Lake Tahoe's famouse Flume Trail!

      What happens when you cut a log flume directly into a cliff but then remove it in leau of a singletrack trail? Mountain bikers rejoice. Lake Tahoe's Flume Trail has gained the statewide and national attention of the mountain biking community due to its uniqueness. We're talking a handlebar-wide trail with a vertical cliff on one side and and a 300 foot drop on the other side. If you're a mountain biker looking for an adrenaline fix, here's your shot!

The Trail
     The flume trail is a singletrack mountain biking trail, which means it is very narrow and somewhat technical but not something that requires extreme amounts of experience. This was one of my first experiences with a technical mountain biking trail and I've been hooked ever since. This is because the views of Lake Tahoe are phenomenal and its one of the most thrilling trails I've ridden.
     The Spooner Lake parking lot serves as your starting point and you will have to climb about 1000ft in 5 miles on the North Canyon Trail to see anything spectacular. This inital climb is not entirely strenuous, but it can be a bit of a heartbreaker. The reward at the top is great- the sparkling and clear Marlette Lake is a serene place to stop for a snack or lunch.
Looking into the Nevada Desert
      The trail forks at Marlette Lake and you will take a left to reach the Flume Trail. A flatter 1.6 mile section will take you to the actual Flume. This is the best part of the trail! I found it difficult to focus with all the stunning views of Lake Tahoe. Be sure to stop when you can just to take it all in. Most mountain bikers will be headed in the direction that you are, but keep your head up in case somebody is heading the wrong direction; the trail isn't wide enough to handle two bikes.

Marlette Lake
      The actual flume trail is about 4.5 miles and at the end you have a choice of going back the way you came or making a loop. I prefer making a loop; its safer to keep the flume trail going one way and the view of Nevada are great from the loop. So, at the end of the Flume Trail, take a right at a small connector trail that will bring you to the Tahoe Rim Trail. This is a more difficult trail- switchbacks and large boulders, so be prepared. The Tahoe Rim Trail will climb about a thousand feet in 2.5 miles, flatten out, and in another 2.5 miles you come to a crossroad. Take a right at this crossroad and in about 2 miles you are back at Marlettle Lake. From hear, just take the north canyon back to your car. Enjoy!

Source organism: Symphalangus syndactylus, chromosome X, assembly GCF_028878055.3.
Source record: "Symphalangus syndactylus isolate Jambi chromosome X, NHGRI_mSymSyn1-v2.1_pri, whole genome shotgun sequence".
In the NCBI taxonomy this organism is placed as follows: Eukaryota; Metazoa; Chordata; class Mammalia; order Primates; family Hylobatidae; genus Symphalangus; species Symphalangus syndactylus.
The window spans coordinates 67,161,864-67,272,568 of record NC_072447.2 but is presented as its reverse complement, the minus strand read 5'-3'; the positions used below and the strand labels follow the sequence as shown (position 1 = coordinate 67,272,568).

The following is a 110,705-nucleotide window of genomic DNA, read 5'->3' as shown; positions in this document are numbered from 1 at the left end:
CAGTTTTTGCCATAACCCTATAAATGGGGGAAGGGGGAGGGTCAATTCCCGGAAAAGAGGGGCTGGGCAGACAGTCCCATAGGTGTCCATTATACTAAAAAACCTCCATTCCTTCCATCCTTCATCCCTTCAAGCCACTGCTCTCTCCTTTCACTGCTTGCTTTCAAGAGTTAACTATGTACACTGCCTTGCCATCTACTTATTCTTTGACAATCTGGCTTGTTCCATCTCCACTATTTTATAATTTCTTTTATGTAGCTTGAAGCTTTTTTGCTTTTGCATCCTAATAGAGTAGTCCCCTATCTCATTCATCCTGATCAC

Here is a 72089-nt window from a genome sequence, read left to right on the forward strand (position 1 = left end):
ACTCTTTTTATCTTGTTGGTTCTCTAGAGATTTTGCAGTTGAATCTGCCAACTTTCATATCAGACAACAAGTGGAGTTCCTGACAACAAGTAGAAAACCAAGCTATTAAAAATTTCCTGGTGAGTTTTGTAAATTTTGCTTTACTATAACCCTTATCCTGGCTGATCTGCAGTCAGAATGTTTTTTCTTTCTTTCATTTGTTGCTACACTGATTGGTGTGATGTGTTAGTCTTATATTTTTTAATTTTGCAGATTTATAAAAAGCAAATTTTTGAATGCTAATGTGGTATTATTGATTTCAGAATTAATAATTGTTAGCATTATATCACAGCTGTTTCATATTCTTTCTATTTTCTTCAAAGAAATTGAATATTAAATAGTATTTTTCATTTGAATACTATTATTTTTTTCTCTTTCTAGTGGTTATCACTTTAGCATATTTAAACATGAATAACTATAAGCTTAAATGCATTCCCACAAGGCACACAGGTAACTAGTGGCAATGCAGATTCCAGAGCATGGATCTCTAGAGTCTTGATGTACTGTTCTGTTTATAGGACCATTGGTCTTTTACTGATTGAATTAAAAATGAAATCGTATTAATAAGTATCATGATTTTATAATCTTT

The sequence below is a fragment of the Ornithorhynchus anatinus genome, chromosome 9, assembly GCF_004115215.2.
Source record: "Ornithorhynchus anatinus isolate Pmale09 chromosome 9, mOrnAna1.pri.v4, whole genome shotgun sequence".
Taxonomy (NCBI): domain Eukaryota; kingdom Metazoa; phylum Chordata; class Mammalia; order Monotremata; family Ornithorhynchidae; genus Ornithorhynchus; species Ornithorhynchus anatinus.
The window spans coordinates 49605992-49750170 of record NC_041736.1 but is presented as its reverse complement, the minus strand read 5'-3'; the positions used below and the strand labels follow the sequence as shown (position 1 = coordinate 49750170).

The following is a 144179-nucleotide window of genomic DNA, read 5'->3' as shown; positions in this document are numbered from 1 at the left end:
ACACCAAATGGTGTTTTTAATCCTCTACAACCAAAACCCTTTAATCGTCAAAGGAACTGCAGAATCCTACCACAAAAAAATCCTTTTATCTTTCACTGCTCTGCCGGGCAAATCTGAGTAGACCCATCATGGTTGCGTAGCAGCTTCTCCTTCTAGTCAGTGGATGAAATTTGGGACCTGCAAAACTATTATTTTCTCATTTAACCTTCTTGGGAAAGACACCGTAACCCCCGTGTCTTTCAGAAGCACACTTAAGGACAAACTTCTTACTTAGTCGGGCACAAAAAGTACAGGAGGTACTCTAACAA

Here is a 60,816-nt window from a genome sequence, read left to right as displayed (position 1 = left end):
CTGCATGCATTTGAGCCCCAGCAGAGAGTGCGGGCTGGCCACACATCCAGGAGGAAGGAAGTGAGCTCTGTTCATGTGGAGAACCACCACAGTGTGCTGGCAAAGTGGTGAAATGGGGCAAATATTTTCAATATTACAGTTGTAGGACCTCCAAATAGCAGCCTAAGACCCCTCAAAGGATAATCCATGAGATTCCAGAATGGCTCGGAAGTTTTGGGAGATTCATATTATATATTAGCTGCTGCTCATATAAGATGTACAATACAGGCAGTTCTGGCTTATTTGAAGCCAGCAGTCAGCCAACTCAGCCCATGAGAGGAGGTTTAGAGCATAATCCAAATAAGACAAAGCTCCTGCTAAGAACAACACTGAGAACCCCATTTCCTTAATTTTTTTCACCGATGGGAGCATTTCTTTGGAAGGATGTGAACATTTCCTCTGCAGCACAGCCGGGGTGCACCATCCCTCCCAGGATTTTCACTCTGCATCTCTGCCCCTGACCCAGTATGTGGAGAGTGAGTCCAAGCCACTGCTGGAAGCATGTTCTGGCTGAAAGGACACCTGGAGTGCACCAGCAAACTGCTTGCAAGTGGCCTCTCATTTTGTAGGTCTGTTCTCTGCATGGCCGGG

How do I get there?
      Located on the Nevada side of Lake Tahoe, the Flume Trail can be accessed easily from South Lake Tahoe. If you're coming from the Sacramento area, you would pretty much take highway 50 east all the way to South Lake Tahoe. From South Lake Tahoe, you will continue on highway 50 about 15 miles into Nevada. At the junction of highway 28 and 50, you make a left and within a half a mile you will park at Spooner Lake
      If you are coming from north of Sacramento- Roseville, Rocklin, Auburn ect, take highway 80 east to Truckee. Take highway 267 south toward the ski resorts and follow it for about 10 miles. At the junction of 267 and 28, turn left and head across the stateline towards Incline Village. From the junction, it is about 17 miles to Spooner lake.